Opinion: If you want to see a grown man giggle, put him in a Tesla

photo Charles "Chip" Monk recharges his Tesla Model S at the Chattanooga Metropolitan Airport.

If you want to see a grown man giggle, put him behind the wheel of a Tesla Model S.

Charles "Chip" Monk is a good case in point.

When Monk stomps on the accelerator pedal in his sea-blue Model S sedan, he can't suppress a grin -- or maybe it's just the G-forces tugging at the corners of his mouth.

Monk, a retired Army guy and computer software trainer who turns 64 years old today, treated himself to his $103,000 Tesla after decades of frugal living.

After his previous wife's death, he says, he went through a period of soul-searching and realized that life is too short not to follow your bliss. His previous car was a $24,000 Honda.

"I lost my wife to pancreatic cancer six years ago," Monk says. "We had saved and scrimped so we could live comfortably in retirement. I recognized the same thing could happen to me. I thought to myself, 'I'm going to retire and enjoy my retirement.'"

So now Monk pampers his Tesla, which he has named "Ms. Blitz" -- German for lighting bolt. He waxes Ms. Blitz and takes her to car shows. He considers himself a Tesla ambassador and thinks he is personally responsible for convincing at least three people to purchase their own Teslas.

The Tesla, if you don't know, is a ground-breaking electric car developed by visionary entrepreneur Elon Musk, who has recently turned his attention to colonizing Mars.

I first drove a Tesla about a year ago and found it to be a life-changing experience. Not life-changing like watching one of your children being born, but life-changing in that it gives you a crystal-ball vision of the future of family transportation.

It's hard to drive a Tesla and not conclude that all those people who now scoff at electric automobiles will someday eat their words. If, as he promises, Musk can deliver a Tesla for the masses -- which the company defines as a sedan costing less than $40,000 -- it will be a truly compelling automobile. It's not a stretch to say Musk is the 21st-century equivalent of Henry Ford.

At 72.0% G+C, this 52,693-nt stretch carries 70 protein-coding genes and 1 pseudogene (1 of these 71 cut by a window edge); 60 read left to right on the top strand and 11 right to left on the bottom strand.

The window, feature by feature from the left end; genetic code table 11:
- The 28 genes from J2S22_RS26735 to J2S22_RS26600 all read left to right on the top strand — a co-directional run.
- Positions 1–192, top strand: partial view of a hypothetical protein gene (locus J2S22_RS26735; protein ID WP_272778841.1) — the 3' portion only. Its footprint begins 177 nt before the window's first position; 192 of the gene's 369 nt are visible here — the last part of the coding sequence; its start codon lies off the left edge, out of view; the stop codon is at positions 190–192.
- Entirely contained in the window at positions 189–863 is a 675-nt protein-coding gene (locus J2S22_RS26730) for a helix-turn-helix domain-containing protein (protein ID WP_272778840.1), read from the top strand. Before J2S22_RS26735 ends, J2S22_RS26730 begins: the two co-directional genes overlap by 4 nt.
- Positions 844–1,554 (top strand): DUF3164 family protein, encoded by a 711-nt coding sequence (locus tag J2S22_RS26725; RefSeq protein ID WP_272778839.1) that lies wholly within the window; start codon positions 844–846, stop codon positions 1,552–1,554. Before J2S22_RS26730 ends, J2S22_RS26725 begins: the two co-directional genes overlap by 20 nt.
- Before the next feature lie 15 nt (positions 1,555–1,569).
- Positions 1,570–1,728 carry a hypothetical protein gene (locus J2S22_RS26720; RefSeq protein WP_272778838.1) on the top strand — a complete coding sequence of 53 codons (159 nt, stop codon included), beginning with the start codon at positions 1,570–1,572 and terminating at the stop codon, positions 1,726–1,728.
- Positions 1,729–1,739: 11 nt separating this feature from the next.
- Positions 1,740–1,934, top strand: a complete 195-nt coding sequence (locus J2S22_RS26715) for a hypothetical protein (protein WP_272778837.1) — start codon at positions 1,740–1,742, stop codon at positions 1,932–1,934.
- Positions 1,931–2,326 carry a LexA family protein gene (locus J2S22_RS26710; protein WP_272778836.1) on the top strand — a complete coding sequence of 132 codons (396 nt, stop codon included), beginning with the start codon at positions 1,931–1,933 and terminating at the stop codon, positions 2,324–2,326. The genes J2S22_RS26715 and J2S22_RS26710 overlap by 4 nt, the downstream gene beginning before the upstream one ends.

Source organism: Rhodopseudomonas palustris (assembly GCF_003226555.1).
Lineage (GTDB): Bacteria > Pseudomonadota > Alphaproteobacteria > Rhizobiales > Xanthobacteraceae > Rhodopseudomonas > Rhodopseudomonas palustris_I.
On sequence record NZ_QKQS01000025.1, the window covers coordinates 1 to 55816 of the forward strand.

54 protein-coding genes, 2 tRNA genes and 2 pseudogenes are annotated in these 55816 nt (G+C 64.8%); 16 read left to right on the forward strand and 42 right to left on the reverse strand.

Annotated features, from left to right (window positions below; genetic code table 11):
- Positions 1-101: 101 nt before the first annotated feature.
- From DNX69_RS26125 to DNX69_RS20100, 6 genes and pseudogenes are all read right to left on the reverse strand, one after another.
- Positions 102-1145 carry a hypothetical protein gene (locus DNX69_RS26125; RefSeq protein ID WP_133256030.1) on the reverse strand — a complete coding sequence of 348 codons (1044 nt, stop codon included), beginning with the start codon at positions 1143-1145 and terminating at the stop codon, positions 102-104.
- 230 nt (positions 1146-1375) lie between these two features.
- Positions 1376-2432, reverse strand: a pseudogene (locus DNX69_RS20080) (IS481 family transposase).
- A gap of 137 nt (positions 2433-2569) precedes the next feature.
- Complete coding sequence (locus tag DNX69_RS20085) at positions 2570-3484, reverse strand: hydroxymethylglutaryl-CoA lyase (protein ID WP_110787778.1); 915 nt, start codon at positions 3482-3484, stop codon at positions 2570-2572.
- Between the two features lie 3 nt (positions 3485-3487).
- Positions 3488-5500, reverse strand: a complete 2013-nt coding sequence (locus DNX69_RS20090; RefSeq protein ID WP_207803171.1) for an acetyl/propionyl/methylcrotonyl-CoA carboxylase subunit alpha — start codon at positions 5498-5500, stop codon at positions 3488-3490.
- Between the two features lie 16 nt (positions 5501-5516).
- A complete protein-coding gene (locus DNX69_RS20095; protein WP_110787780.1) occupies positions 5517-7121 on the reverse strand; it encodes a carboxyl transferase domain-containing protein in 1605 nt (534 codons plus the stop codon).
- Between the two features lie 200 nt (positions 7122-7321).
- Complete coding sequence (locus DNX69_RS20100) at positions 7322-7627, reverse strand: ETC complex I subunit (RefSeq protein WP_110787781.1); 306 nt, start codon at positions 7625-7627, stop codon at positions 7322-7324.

Consider that, compared to gasoline-powered cars, a $40,000 Tesla might triple fuel efficiency, dramatically reduce maintenance costs (it has only a handful of moving parts) and offer an exhilarating driving experience.

Marietta, Ga., is home to the nearest Tesla store, but the Chattanooga Airport has just become the site of a row of Tesla charging stations that can charge a Model S in just 20 minutes -- providing enough juice to power a car to Nashville and back.

Meanwhile, many Tesla early adopters such as Monk have become disciples for the brand.

Monk said his Tesla was almost an impulse purchase. One day, he and his current wife, Sandy, took a ride to Marietta, where Monk secretly planned to swing by the Tesla dealership. When they arrived Monk was told he needed an appointment, but snagged a 10-minute test drive when another customer was late arriving. So inspiring is the Tesla driving experience that Monk committed to the six-figure purchase before he left the showroom.

His most powerful testimony, though, is a description of how the company responded when his Model S malfunctioned on a cross-country road trip.

One call to the company was like alerting the Tesla cavalry, Monk says. In about an hour, he says, help arrived outside Phoenix in the the form of a company convoy. Arriving on the scene were a company representative, a rental car and driver and a tow truck. Tesla paid for Monk's overnight lodging and worked around the clock on his Model S before delivering it back to him the next morning.

Did I mention his breakdown came on a Sunday afternoon?

Monk says he warns people not to test-drive a Tesla on a whim.

"Don't do it," he says he tells people. "It's like, I'd imagine, getting a hit of heroin."

Despite spending four times more for his Tesla than his last car, Monk says he hasn't experienced a second of buyer's remorse.

"Every day when I go out and get in my car," he says, "it's a joy."

To suggest a human interest story, contact Mark Kennedy at mkennedy@timesfreepress.com or 423-757-6645. Follow him on Twitter @TFPCOLUMNIST. Subscribe to his Facebook updates at www.facebook.com/mkennedycolumnist.